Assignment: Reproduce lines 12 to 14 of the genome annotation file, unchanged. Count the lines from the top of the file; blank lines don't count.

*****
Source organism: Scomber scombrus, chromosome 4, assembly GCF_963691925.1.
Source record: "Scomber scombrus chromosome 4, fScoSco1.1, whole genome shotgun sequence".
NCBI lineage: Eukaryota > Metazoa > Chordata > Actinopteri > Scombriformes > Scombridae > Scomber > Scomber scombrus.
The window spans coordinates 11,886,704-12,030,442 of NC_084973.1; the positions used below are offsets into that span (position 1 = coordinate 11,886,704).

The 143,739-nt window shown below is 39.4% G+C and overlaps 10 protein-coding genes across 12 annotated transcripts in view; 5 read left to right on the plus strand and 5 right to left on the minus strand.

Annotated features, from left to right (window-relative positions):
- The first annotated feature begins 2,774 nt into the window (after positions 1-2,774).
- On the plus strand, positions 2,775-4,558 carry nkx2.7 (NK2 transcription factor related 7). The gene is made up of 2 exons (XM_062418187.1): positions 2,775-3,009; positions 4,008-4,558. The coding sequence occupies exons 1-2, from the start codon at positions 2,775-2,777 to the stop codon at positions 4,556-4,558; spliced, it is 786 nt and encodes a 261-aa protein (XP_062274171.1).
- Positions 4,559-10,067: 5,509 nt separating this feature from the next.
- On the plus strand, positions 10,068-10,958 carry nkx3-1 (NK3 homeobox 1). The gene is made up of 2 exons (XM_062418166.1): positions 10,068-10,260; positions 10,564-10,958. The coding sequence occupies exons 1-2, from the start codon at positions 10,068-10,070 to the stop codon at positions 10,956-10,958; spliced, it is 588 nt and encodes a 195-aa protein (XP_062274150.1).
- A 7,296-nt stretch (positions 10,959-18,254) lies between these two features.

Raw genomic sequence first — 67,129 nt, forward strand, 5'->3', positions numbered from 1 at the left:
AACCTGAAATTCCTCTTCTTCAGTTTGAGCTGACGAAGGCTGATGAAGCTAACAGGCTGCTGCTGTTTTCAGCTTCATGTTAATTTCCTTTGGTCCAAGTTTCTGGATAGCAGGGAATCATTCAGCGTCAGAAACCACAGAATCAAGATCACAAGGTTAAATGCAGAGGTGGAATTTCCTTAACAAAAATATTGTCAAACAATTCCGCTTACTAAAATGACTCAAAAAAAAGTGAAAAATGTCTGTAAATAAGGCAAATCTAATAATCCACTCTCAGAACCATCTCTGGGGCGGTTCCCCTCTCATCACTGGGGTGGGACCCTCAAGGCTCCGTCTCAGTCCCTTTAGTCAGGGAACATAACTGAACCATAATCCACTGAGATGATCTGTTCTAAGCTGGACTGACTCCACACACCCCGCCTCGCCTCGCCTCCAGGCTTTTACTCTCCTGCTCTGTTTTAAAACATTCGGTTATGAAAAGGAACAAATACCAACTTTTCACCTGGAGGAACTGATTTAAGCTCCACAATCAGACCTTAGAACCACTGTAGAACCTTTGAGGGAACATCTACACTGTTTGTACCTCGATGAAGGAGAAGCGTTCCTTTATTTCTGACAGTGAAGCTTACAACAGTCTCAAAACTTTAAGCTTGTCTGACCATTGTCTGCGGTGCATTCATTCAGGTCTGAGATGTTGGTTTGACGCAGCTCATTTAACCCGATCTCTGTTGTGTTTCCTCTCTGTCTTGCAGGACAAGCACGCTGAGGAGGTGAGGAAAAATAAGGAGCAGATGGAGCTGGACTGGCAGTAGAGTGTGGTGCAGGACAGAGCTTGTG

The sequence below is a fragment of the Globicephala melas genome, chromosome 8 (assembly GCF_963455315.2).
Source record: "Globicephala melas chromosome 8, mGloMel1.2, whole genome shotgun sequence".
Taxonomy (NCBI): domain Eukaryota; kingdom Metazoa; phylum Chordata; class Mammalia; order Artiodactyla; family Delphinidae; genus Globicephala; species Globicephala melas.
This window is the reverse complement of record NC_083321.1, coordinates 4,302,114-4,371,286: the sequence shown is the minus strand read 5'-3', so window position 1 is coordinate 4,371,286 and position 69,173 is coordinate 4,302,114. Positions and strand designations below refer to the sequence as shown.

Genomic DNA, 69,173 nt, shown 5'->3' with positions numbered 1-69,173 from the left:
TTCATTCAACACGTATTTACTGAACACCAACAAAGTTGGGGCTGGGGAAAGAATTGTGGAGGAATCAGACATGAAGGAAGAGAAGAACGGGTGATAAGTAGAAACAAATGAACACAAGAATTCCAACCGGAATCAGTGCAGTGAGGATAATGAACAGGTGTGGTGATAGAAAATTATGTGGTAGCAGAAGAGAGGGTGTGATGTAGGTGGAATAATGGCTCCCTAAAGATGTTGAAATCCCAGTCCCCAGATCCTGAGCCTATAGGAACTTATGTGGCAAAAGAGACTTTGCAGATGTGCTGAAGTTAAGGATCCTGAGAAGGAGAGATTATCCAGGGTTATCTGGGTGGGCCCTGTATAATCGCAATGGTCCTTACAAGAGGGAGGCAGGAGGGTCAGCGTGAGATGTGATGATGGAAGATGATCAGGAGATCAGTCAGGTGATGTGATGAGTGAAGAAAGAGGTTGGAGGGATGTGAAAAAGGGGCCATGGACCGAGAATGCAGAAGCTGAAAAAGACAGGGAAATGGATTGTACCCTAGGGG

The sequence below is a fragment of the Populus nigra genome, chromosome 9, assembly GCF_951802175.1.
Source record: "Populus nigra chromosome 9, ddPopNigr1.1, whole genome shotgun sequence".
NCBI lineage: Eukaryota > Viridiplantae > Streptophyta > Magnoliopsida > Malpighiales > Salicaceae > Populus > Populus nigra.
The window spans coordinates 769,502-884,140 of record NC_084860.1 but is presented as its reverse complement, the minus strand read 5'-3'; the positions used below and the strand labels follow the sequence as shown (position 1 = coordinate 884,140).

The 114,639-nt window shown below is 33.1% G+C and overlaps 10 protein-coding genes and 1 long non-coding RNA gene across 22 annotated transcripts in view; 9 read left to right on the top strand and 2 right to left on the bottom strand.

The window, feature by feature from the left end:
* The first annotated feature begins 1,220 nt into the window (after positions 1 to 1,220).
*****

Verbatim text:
Raw genomic sequence first — 67,129 nt, forward strand, 5'->3', positions numbered from 1 at the left:
AACCTGAAATTCCTCTTCTTCAGTTTGAGCTGACGAAGGCTGATGAAGCTAACAGGCTGCTGCTGTTTTCAGCTTCATGTTAATTTCCTTTGGTCCAAGTTTCTGGATAGCAGGGAATCATTCAGCGTCAGAAACCACAGAATCAAGATCACAAGGTTAAATGCAGAGGTGGAATTTCCTTAACAAAAATATTGTCAAACAATTCCGCTTACTAAAATGACTCAAAAAAAAGTGAAAAATGTCTGTAAATAAGGCAAATCTAATAATCCACTCTCAGAACCATCTCTGGGGCGGTTCCCCTCTCATCACTGGGGTGGGACCCTCAAGGCTCCGTCTCAGTCCCTTTAGTCAGGGAACATAACTGAACCATAATCCACTGAGATGATCTGTTCTAAGCTGGACTGACTCCACACACCCCGCCTCGCCTCGCCTCCAGGCTTTTACTCTCCTGCTCTGTTTTAAAACATTCGGTTATGAAAAGGAACAAATACCAACTTTTCACCTGGAGGAACTGATTTAAGCTCCACAATCAGACCTTAGAACCACTGTAGAACCTTTGAGGGAACATCTACACTGTTTGTACCTCGATGAAGGAGAAGCGTTCCTTTATTTCTGACAGTGAAGCTTACAACAGTCTCAAAACTTTAAGCTTGTCTGACCATTGTCTGCGGTGCATTCATTCAGGTCTGAGATGTTGGTTTGACGCAGCTCATTTAACCCGATCTCTGTTGTGTTTCCTCTCTGTCTTGCAGGACAAGCACGCTGAGGAGGTGAGGAAAAATAAGGAGCAGATGGAGCTGGACTGGCAGTAGAGTGTGGTGCAGGACAGAGCTTGTG

The sequence below is a fragment of the Globicephala melas genome, chromosome 8 (assembly GCF_963455315.2).